The latent impact of the Earth crises of now is a collective shamanic journey for the human ego-Soul. Though the side effects of bipolar and psychotic extremes are evident, many are adjusting to the evolutionary shifts on the near horizon. The almost complete lack of privacy, the transparency of now, though invasive and almost out of control, are actually signs of a coming higher level of consciousness; that is, humans communicating telepathically, with total transparency, in a world with nothing to hide.
Humans have no choice but to reach this level of truthfulness to be able to function sanely as the cortex of Gaia. Seen from this perspective, the trauma of now is actually a planetary birth trauma, where both the Earth and human consciousness are being reformatted for evolutionary salvation.
It was the conclusion of the Shamans of Ancient Mexico, in the person of the Nagual Don Juan Matus, that this energetic evolution was the only direction for humankind and for the survival of the Earth dream.
As individuals, we are all empowered to be midwives to a smooth evolutionary transition by facing the truths of our individual lives. Firstly, practice self-regulation, in some form of meditation or body practice, to achieve volitional control over the emotional terrors of the limbic system that react to the shocks of now. Stay calm, limit exposure to extremist rhetoric.
Keep thoughts positive and loving. Love is the most powerful and all-inclusive energy. It’s free. Bombard the world with loving kindness!
Hold onto the perspective that all the destruction of now is part of a major birth and an evolutionary initiation into a more loving, transparent, well-balanced world. Hold tightly to this knowing, protecting it like a candle in the innermost sanctum of the heart, amidst the violent storms of negativity blowing across the world. Know that it is simply another contraction in this amazing birth we are all participants in.
Don Juan comments to Carlos Castaneda in The Art of Dreaming: “Your unbiased reaction is that you can’t stand chains, and you would forfeit your life to break them.”
Carlos had been tricked in his dreaming, as he explored a world of spirit entities. Those entities have much to teach a journeyer, but they exact a huge price for sharing their knowledge. In this case, they sought to entice Carlos to stay in their world, as his high frequency energy provided much entertainment to the more stationary beings of that realm. He survived their obvious attempts to cater to his curiosity but hadn’t bargained for their trickery, which targeted his unbiased reaction that Don Juan spoke of.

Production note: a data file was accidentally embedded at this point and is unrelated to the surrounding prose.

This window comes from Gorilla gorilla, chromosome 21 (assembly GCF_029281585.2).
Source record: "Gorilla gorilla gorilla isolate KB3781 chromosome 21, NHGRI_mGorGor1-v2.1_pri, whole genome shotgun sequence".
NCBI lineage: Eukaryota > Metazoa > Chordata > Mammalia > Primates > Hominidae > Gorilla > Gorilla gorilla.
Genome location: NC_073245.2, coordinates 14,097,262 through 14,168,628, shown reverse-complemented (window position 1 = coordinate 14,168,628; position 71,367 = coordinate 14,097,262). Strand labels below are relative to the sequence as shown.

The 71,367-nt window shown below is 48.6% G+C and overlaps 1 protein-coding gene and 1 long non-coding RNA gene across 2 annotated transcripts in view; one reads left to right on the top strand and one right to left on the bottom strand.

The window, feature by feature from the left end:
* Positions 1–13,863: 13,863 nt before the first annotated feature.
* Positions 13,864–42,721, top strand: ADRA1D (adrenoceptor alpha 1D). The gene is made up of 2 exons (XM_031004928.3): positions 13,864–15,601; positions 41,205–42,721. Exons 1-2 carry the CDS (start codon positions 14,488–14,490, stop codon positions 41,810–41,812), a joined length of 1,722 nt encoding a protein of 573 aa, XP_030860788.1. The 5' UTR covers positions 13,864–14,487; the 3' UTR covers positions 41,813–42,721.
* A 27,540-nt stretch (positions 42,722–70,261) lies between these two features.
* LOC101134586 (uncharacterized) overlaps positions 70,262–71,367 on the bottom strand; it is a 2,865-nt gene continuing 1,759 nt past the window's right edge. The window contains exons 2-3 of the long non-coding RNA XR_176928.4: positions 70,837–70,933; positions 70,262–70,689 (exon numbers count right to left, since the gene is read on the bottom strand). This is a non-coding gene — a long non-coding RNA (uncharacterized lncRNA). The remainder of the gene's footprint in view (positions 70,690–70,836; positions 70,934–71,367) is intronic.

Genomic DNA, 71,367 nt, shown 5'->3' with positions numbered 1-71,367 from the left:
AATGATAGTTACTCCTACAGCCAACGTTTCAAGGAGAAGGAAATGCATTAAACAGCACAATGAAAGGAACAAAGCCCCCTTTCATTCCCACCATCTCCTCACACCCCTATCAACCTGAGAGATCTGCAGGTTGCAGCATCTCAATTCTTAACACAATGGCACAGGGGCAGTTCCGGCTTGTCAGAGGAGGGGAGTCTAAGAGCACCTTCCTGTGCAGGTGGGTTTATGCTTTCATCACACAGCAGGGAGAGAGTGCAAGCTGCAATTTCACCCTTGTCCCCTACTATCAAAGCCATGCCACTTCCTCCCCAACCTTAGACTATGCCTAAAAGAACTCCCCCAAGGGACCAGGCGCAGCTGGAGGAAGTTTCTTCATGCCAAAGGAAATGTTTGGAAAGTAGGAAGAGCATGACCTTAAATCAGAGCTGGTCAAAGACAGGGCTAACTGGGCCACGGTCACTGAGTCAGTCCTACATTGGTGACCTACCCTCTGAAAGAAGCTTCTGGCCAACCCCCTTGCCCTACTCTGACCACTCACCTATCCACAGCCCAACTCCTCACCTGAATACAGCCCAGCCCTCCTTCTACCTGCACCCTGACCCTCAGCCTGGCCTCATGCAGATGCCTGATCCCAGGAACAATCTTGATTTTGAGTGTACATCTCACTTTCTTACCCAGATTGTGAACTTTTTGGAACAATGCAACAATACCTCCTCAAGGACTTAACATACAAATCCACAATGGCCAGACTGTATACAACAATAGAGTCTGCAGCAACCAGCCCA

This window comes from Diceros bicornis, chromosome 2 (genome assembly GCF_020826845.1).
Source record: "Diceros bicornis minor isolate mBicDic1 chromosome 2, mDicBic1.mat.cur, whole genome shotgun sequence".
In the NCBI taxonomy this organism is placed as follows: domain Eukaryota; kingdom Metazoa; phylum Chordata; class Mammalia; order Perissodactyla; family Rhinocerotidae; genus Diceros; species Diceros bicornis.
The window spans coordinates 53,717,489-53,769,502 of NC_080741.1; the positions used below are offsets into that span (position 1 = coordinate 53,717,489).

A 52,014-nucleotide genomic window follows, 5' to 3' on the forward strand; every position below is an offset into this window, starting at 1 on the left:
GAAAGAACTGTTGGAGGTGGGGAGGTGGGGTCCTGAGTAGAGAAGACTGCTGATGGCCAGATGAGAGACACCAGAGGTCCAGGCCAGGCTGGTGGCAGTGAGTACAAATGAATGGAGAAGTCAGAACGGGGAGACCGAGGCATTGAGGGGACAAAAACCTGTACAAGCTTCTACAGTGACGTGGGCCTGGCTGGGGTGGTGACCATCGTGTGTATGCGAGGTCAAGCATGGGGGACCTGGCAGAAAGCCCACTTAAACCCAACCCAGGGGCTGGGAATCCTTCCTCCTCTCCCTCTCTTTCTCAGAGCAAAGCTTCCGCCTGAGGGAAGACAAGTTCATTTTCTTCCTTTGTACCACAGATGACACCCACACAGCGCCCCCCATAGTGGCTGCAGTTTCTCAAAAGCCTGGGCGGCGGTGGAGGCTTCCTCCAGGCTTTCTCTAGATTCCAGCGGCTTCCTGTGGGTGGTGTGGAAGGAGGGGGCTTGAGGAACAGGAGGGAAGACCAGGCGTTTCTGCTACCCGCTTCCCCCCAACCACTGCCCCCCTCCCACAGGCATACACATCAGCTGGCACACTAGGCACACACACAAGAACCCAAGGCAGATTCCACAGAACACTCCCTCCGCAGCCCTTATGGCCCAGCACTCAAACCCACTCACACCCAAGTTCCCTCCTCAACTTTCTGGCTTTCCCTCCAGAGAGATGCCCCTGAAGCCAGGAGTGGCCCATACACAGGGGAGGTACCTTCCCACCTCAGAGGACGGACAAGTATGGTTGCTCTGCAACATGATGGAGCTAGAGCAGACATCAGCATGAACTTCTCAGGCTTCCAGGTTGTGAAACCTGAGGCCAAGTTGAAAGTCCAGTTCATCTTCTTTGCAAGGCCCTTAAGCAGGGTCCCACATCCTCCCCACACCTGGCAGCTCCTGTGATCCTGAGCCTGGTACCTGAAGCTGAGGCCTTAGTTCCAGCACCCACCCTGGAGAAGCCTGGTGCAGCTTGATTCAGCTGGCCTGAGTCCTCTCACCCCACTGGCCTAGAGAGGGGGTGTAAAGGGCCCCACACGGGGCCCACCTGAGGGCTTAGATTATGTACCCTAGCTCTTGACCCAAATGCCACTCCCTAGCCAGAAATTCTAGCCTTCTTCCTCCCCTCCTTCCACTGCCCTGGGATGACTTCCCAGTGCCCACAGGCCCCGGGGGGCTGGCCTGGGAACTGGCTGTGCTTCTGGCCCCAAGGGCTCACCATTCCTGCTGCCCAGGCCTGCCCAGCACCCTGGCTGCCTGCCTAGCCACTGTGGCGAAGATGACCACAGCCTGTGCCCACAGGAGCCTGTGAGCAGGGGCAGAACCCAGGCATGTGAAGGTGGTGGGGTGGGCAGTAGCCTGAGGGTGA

What Carlos hadn’t anticipated was an encounter these spirit entities set up for him in their world, contact with a trapped being presenting as a seven-year-old girl, with powerful blue eyes, seeking his help. Spontaneously, he shouted his intent to merge his energy with that prisoner child and set her free. With this impulsive move he became the prisoner, nothing more than a limp figure lying at the bottom of an empty pit, his vital energy completely exhausted.
Carlos was rescued by his warrior cohorts, but his journey marked a turning point for the future of his shamanic line. Carlos and his warrior party ultimately decided to end the shaman’s code of silence and anonymity, launching Tensegrity, freely giving away the technology and knowledge of the Ancient Shamans of Mexico, and formally ending their shamanic line. These actions formatted ancient knowledge to gain footing and have utility in our changing times.
Shamans have always been the spirit journeyers who healed others through soul retrievals, finding lost parts and returning them to the victim, effecting the cure of restored wholeness. Thus, those afflicted with illness depended upon the shaman to provide their cure. In our time it has become clear that healing effected by the hands of another does not hold up if the individual has not inwardly solved the challenge presented by the illness.